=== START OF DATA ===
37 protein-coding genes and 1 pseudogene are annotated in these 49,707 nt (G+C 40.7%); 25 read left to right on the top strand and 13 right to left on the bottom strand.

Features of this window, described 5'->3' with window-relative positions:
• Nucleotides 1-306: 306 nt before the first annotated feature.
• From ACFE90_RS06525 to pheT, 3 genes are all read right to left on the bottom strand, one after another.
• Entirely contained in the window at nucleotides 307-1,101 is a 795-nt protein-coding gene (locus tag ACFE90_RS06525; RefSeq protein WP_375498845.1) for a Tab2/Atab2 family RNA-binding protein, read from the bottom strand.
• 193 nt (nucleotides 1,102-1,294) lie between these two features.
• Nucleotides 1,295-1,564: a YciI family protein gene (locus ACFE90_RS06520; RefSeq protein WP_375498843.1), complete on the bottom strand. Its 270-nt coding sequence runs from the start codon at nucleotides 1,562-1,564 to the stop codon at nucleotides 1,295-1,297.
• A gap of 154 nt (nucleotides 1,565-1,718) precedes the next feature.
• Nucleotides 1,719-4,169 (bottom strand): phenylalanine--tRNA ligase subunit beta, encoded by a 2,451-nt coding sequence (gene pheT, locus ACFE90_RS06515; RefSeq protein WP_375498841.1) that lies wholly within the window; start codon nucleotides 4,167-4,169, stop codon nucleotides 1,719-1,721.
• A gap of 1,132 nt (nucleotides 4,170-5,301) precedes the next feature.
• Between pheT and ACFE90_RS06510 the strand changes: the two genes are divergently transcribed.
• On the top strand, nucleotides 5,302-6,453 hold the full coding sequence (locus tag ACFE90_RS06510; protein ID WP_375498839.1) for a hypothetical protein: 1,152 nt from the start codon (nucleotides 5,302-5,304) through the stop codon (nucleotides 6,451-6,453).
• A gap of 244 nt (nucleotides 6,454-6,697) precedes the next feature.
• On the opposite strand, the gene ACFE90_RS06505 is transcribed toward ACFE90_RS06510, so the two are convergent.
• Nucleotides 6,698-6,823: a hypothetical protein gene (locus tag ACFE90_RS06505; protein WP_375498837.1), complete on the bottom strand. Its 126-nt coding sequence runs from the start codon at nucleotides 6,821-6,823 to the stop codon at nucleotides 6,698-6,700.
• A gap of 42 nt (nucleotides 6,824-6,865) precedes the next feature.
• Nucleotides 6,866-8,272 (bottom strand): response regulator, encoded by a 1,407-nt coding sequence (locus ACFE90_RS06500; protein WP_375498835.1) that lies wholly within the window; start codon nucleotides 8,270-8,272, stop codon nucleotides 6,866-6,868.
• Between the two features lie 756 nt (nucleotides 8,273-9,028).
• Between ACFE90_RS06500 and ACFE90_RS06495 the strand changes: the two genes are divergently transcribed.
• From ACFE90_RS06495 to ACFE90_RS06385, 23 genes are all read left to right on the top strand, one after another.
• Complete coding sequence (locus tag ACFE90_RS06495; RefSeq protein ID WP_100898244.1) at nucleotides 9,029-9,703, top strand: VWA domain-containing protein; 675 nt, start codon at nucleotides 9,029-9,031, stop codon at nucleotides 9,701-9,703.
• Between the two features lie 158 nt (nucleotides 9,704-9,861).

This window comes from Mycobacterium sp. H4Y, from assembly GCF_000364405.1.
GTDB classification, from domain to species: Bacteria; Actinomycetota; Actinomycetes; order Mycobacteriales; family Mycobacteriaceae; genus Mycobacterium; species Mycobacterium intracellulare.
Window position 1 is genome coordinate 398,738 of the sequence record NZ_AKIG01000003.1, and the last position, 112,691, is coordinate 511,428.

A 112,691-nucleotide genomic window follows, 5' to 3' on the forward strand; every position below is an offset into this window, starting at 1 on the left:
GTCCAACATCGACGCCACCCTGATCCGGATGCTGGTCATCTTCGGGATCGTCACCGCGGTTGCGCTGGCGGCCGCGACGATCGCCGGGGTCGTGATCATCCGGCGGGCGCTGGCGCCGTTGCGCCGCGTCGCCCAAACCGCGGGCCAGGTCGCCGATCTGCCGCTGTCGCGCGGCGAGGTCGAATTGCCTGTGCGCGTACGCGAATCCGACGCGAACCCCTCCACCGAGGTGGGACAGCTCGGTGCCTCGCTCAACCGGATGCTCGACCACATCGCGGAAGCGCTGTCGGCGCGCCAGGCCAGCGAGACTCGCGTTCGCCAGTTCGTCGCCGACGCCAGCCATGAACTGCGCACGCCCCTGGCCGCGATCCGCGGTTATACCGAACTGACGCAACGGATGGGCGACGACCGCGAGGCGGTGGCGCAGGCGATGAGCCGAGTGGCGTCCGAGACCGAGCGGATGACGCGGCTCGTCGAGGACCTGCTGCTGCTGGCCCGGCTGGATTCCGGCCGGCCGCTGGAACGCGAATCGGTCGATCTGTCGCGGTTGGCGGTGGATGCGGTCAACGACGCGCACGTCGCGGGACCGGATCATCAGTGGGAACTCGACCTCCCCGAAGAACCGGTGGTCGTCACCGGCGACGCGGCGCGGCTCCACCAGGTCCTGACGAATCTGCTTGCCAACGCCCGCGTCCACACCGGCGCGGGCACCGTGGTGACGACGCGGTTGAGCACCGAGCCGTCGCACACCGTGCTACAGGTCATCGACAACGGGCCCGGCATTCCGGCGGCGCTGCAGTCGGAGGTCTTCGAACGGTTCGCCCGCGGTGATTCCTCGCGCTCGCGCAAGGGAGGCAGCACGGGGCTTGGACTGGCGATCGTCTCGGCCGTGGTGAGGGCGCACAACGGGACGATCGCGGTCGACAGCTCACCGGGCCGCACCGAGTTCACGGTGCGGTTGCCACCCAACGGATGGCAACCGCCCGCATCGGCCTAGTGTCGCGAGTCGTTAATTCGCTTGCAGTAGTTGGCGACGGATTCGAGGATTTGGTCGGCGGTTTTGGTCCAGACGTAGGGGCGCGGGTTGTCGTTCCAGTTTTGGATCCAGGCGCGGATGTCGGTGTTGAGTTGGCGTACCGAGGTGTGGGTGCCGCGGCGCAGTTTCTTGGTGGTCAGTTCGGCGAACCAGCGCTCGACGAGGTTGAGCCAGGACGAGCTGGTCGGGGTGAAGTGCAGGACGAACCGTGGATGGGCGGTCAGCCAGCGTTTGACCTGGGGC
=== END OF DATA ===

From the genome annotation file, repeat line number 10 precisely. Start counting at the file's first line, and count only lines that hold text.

• A gap of 1,132 nt (nucleotides 4,170-5,301) precedes the next feature.